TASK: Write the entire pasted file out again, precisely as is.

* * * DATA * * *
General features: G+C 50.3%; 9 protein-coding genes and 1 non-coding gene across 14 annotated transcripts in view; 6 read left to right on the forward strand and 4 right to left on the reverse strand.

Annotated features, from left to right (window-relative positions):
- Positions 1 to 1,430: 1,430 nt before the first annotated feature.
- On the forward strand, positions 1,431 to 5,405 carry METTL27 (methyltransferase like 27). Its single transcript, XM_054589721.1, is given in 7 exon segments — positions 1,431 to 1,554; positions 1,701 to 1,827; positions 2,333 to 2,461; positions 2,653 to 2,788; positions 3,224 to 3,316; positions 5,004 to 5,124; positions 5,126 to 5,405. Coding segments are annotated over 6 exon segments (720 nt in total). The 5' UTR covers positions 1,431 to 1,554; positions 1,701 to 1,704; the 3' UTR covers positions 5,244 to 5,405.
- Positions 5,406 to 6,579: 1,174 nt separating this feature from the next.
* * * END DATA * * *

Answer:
General features: G+C 50.3%; 9 protein-coding genes and 1 non-coding gene across 14 annotated transcripts in view; 6 read left to right on the forward strand and 4 right to left on the reverse strand.

Annotated features, from left to right (window-relative positions):
- Positions 1 to 1,430: 1,430 nt before the first annotated feature.
- On the forward strand, positions 1,431 to 5,405 carry METTL27 (methyltransferase like 27). Its single transcript, XM_054589721.1, is given in 7 exon segments — positions 1,431 to 1,554; positions 1,701 to 1,827; positions 2,333 to 2,461; positions 2,653 to 2,788; positions 3,224 to 3,316; positions 5,004 to 5,124; positions 5,126 to 5,405. Coding segments are annotated over 6 exon segments (720 nt in total). The 5' UTR covers positions 1,431 to 1,554; positions 1,701 to 1,704; the 3' UTR covers positions 5,244 to 5,405.
- Positions 5,406 to 6,579: 1,174 nt separating this feature from the next.